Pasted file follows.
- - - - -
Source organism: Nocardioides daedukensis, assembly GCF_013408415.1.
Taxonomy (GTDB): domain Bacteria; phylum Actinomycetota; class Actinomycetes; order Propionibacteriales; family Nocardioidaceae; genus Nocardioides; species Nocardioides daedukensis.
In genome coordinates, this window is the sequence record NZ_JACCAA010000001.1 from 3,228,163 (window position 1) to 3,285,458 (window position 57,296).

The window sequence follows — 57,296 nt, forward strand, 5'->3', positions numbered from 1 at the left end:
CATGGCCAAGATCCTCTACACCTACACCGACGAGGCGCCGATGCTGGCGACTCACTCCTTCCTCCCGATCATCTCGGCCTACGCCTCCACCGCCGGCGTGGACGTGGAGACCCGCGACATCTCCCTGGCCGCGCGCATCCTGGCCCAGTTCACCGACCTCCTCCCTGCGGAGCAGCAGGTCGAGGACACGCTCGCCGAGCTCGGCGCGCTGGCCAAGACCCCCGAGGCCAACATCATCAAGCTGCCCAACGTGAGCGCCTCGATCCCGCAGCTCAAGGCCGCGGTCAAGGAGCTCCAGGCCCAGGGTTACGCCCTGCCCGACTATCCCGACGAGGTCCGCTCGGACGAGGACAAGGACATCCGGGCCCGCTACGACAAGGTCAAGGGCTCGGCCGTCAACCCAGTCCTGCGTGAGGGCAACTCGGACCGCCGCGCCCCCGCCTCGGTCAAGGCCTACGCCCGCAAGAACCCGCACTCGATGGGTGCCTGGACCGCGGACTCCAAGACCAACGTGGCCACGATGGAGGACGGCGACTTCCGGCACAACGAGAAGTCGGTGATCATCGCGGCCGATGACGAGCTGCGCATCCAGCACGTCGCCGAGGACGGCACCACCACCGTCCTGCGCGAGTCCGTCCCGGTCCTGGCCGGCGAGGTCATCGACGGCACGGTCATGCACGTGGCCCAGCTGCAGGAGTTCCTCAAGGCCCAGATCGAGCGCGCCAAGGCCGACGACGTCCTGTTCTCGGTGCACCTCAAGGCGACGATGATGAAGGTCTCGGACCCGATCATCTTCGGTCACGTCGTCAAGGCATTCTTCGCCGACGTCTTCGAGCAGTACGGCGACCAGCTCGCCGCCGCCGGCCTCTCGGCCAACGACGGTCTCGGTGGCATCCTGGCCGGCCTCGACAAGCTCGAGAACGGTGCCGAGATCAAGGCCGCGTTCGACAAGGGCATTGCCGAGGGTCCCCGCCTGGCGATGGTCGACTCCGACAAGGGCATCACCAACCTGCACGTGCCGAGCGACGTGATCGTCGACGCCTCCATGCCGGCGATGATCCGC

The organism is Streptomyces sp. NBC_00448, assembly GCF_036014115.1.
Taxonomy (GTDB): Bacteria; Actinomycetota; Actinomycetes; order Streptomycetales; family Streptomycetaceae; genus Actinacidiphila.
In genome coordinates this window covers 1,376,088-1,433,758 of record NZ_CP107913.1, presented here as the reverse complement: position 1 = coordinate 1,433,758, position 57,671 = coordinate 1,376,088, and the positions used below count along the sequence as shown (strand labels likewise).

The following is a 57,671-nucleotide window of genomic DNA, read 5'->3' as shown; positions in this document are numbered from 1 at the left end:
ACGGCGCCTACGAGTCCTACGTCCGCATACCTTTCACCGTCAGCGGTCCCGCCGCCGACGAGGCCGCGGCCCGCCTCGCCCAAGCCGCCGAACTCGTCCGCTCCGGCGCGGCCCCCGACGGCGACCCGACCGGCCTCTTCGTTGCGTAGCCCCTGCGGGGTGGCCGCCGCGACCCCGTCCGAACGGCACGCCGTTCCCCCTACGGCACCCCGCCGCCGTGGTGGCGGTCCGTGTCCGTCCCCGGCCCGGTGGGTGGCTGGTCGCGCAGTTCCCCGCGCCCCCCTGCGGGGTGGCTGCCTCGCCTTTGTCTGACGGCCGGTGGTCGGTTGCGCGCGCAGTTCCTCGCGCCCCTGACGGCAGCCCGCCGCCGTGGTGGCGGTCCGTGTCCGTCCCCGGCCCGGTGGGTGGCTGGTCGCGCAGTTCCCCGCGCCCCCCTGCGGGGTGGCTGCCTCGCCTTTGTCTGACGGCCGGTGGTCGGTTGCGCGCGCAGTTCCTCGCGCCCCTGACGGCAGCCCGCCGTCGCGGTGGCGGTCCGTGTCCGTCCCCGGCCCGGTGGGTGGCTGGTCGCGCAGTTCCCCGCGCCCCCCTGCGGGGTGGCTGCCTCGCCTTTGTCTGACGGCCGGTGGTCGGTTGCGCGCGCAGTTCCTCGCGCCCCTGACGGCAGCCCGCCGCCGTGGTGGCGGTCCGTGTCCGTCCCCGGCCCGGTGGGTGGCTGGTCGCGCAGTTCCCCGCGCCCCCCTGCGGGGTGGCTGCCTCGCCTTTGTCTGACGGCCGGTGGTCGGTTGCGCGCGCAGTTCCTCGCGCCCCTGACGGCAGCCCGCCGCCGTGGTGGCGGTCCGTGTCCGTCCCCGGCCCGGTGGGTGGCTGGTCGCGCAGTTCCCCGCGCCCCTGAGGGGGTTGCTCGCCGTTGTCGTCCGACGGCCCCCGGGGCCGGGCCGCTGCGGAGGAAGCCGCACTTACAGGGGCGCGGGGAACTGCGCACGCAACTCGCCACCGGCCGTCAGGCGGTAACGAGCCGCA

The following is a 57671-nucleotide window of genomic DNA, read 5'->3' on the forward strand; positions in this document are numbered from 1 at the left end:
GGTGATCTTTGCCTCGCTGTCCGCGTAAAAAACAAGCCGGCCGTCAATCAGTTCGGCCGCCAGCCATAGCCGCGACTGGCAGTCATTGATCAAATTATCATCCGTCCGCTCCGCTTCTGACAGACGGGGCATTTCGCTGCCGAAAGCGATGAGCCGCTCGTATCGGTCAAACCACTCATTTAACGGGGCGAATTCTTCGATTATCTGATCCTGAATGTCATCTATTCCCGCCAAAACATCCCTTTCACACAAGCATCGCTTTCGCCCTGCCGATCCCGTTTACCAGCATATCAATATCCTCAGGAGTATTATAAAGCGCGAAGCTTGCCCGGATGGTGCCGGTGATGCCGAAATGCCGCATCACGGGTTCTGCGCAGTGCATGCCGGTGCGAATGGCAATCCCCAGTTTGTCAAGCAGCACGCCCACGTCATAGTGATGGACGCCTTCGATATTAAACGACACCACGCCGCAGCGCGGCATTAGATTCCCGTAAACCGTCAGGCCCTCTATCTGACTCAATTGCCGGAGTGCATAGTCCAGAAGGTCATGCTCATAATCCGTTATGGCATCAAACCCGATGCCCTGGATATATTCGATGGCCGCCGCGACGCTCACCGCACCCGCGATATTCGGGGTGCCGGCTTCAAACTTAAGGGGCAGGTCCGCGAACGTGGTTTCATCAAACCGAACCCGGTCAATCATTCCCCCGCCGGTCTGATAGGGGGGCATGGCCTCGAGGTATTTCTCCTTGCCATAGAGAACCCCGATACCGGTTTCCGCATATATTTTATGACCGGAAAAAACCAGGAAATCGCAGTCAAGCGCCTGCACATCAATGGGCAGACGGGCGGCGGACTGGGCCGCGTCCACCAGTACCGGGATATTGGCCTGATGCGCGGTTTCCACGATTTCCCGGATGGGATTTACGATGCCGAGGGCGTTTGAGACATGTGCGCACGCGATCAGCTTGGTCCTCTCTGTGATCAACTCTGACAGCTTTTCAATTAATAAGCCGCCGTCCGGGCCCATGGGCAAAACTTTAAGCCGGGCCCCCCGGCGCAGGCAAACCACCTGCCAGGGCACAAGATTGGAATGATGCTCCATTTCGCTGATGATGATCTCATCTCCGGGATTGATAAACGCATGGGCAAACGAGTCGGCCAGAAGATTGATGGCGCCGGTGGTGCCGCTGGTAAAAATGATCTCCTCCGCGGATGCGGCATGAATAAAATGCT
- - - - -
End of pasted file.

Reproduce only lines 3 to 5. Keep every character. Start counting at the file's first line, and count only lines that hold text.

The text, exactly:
In genome coordinates, this window is the sequence record NZ_JACCAA010000001.1 from 3,228,163 (window position 1) to 3,285,458 (window position 57,296).

The window sequence follows — 57,296 nt, forward strand, 5'->3', positions numbered from 1 at the left end:
CATGGCCAAGATCCTCTACACCTACACCGACGAGGCGCCGATGCTGGCGACTCACTCCTTCCTCCCGATCATCTCGGCCTACGCCTCCACCGCCGGCGTGGACGTGGAGACCCGCGACATCTCCCTGGCCGCGCGCATCCTGGCCCAGTTCACCGACCTCCTCCCTGCGGAGCAGCAGGTCGAGGACACGCTCGCCGAGCTCGGCGCGCTGGCCAAGACCCCCGAGGCCAACATCATCAAGCTGCCCAACGTGAGCGCCTCGATCCCGCAGCTCAAGGCCGCGGTCAAGGAGCTCCAGGCCCAGGGTTACGCCCTGCCCGACTATCCCGACGAGGTCCGCTCGGACGAGGACAAGGACATCCGGGCCCGCTACGACAAGGTCAAGGGCTCGGCCGTCAACCCAGTCCTGCGTGAGGGCAACTCGGACCGCCGCGCCCCCGCCTCGGTCAAGGCCTACGCCCGCAAGAACCCGCACTCGATGGGTGCCTGGACCGCGGACTCCAAGACCAACGTGGCCACGATGGAGGACGGCGACTTCCGGCACAACGAGAAGTCGGTGATCATCGCGGCCGATGACGAGCTGCGCATCCAGCACGTCGCCGAGGACGGCACCACCACCGTCCTGCGCGAGTCCGTCCCGGTCCTGGCCGGCGAGGTCATCGACGGCACGGTCATGCACGTGGCCCAGCTGCAGGAGTTCCTCAAGGCCCAGATCGAGCGCGCCAAGGCCGACGACGTCCTGTTCTCGGTGCACCTCAAGGCGACGATGATGAAGGTCTCGGACCCGATCATCTTCGGTCACGTCGTCAAGGCATTCTTCGCCGACGTCTTCGAGCAGTACGGCGACCAGCTCGCCGCCGCCGGCCTCTCGGCCAACGACGGTCTCGGTGGCATCCTGGCCGGCCTCGACAAGCTCGAGAACGGTGCCGAGATCAAGGCCGCGTTCGACAAGGGCATTGCCGAGGGTCCCCGCCTGGCGATGGTCGACTCCGACAAGGGCATCACCAACCTGCACGTGCCGAGCGACGTGATCGTCGACGCCTCCATGCCGGCGATGATCCGC